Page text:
Monthly Archives: June 2021

New Massage Sloth CE Workshops!

I’m back to teaching! I’m offering my 16 credit hour course for massage therapists called “Myofascial Swedish” twice in the coming months: In Pensacola, FL on August 5-6, and in Huntsville, AL on September 9-10. You can find out more (and sign up right online) by going here: https://massagesloth.com/ce/ This course is NCBTMB, Florida, and New York approved.

What is Myofascial Swedish? It’s a way for Swedish practitioners to slow down and add some fascial drag to their techniques. It’s a way for myofascial practitioners to get their flow back and bring some feel-good Swedish spirit to their routine. No matter your approach, we’ll practice using gravity to drive our techniques, and we’ll focus on bringing the body together instead of dividing it apart. When you leave you’ll have useful new routines for working with pain conditions in the back, shoulder, jaw, and hips (and everything you need to make your own routines). I’d love to answer questions about it below, so hit me up in the comments! ... continue reading.

Guided Meditation for Sleep (with soothing massage voice)

Let me know what you think! More like this? Stick to massage, for Heaven’s sake? These are the questions that keep me up at night.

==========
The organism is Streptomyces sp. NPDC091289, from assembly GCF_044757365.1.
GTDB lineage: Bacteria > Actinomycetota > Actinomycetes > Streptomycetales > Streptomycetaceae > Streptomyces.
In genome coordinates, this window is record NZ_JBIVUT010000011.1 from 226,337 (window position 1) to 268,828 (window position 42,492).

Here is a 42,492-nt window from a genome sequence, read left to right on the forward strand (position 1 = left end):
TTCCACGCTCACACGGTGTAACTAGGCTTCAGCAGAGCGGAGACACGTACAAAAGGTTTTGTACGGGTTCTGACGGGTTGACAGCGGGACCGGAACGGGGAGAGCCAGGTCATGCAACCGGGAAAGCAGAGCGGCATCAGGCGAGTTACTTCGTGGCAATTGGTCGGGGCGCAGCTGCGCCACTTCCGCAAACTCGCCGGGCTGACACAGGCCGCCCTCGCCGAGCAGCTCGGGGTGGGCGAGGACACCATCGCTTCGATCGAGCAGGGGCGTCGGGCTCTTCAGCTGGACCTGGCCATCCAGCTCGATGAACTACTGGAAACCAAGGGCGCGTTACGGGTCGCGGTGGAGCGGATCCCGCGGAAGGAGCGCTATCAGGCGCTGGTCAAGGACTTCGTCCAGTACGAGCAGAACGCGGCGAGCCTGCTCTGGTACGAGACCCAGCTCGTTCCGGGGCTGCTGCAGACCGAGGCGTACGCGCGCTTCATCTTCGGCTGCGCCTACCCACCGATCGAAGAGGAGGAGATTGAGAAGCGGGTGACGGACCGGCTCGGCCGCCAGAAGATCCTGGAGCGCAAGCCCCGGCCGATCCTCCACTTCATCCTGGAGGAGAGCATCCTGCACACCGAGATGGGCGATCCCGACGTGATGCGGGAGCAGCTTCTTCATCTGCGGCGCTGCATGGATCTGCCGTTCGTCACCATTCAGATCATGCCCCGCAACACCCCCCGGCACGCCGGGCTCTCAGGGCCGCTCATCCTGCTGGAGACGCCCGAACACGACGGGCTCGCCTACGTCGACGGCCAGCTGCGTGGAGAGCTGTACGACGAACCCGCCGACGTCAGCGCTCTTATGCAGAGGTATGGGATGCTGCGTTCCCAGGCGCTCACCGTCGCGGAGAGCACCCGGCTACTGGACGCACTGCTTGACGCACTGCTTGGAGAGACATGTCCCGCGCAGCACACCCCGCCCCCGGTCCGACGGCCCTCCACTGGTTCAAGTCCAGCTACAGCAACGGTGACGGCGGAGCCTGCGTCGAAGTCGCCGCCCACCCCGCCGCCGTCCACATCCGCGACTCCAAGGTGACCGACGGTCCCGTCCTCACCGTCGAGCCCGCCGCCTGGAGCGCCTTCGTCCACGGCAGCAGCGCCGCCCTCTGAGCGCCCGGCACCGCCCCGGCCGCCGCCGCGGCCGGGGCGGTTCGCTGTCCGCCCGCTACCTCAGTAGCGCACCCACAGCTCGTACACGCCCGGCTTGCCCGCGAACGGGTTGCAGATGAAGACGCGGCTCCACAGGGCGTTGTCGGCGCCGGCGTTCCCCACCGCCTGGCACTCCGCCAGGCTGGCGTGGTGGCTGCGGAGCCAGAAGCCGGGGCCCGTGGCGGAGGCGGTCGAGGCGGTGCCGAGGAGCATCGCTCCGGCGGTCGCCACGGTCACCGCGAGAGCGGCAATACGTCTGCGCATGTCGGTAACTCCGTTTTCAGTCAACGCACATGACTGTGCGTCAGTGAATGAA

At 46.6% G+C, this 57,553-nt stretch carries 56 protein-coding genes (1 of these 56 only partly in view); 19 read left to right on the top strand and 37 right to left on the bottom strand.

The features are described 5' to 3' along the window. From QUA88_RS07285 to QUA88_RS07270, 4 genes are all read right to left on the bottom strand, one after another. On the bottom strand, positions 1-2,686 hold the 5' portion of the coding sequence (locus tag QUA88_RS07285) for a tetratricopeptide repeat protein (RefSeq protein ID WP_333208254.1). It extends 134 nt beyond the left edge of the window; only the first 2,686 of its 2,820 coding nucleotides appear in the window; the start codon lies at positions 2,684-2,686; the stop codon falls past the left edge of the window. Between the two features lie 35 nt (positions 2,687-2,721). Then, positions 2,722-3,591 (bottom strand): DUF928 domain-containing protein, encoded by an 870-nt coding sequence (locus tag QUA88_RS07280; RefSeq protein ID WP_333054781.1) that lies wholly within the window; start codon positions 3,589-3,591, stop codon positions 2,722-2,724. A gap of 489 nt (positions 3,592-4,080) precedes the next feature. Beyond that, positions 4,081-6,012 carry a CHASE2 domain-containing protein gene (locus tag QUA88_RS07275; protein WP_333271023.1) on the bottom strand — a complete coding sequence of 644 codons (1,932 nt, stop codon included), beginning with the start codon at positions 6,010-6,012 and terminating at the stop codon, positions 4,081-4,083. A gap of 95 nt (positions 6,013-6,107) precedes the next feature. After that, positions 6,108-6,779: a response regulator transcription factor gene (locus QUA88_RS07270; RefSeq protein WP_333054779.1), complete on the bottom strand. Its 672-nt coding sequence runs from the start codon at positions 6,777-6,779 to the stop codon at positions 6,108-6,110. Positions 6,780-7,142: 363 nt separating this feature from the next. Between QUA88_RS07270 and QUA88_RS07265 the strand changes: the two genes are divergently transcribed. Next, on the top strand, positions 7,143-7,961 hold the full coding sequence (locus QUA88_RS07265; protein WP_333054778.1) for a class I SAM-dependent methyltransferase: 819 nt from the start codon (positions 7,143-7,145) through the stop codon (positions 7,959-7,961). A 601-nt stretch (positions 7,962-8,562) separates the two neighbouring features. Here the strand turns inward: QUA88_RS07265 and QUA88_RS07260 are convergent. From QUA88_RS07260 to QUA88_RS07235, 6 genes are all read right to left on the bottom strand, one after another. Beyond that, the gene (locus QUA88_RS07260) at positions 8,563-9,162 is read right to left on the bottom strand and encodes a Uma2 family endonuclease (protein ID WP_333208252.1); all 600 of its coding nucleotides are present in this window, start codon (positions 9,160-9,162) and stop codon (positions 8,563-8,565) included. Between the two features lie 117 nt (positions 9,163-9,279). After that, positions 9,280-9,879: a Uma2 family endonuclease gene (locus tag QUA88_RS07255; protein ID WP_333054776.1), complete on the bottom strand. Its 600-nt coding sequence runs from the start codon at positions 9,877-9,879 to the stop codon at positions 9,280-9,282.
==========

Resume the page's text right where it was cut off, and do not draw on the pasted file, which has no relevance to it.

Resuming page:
Video: Self-massage for Singers

I’ve spent the last year going slightly mad, and also watching lots of vocal coaching on YouTube. Over that time I’ve been using self-massage to keep my throat happy and healthy, which I talk about here:

Mostly this is an excuse to get back into gear with an easy video, but I’d love feedback from singers! For massage therapists: If you’ve got singers, public speakers, Twitch streamers, or other professionals who give their vocal cords frequent high-intensity workouts, just realize that you don’t need to target any muscles specifically, and that work in the area doesn’t need to be a direct confrontation. By engaging the superficial fascia on and around the anterior neck and putting it into traction, you’re sending powerful stretch signals to the spinal cord, both from the fascia, and from the embedded muscles. Just by dragging skin up along the track of the SCMs, you’re putting the extrinsic laryngeal muscles under traction. By going slowly here, you can send a signal that these muscles can reduce their tone — and in doing so, you can give your clients a better internal feel for these muscles. They might even use that awareness to prevent strain in the future! ... continue reading.